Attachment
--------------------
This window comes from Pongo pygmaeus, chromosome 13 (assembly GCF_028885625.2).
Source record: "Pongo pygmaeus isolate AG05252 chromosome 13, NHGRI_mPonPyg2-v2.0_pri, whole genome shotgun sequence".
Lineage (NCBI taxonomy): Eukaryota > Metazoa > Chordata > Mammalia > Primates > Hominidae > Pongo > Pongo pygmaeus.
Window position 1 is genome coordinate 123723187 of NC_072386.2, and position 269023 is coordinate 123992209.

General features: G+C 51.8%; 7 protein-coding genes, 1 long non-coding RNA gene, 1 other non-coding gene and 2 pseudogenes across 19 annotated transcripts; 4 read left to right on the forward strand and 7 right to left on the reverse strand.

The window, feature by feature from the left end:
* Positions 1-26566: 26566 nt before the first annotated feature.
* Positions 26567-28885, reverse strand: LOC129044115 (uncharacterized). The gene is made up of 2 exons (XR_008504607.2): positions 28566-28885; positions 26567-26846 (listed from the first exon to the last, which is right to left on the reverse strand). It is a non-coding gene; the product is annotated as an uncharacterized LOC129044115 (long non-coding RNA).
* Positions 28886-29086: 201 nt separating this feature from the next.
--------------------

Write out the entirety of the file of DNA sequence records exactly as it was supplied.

This window comes from Pongo pygmaeus, chromosome 13 (assembly GCF_028885625.2).
Source record: "Pongo pygmaeus isolate AG05252 chromosome 13, NHGRI_mPonPyg2-v2.0_pri, whole genome shotgun sequence".
Lineage (NCBI taxonomy): Eukaryota > Metazoa > Chordata > Mammalia > Primates > Hominidae > Pongo > Pongo pygmaeus.
Window position 1 is genome coordinate 123723187 of NC_072386.2, and position 269023 is coordinate 123992209.

General features: G+C 51.8%; 7 protein-coding genes, 1 long non-coding RNA gene, 1 other non-coding gene and 2 pseudogenes across 19 annotated transcripts; 4 read left to right on the forward strand and 7 right to left on the reverse strand.

The window, feature by feature from the left end:
* Positions 1-26566: 26566 nt before the first annotated feature.
* Positions 26567-28885, reverse strand: LOC129044115 (uncharacterized). The gene is made up of 2 exons (XR_008504607.2): positions 28566-28885; positions 26567-26846 (listed from the first exon to the last, which is right to left on the reverse strand). It is a non-coding gene; the product is annotated as an uncharacterized LOC129044115 (long non-coding RNA).
* Positions 28886-29086: 201 nt separating this feature from the next.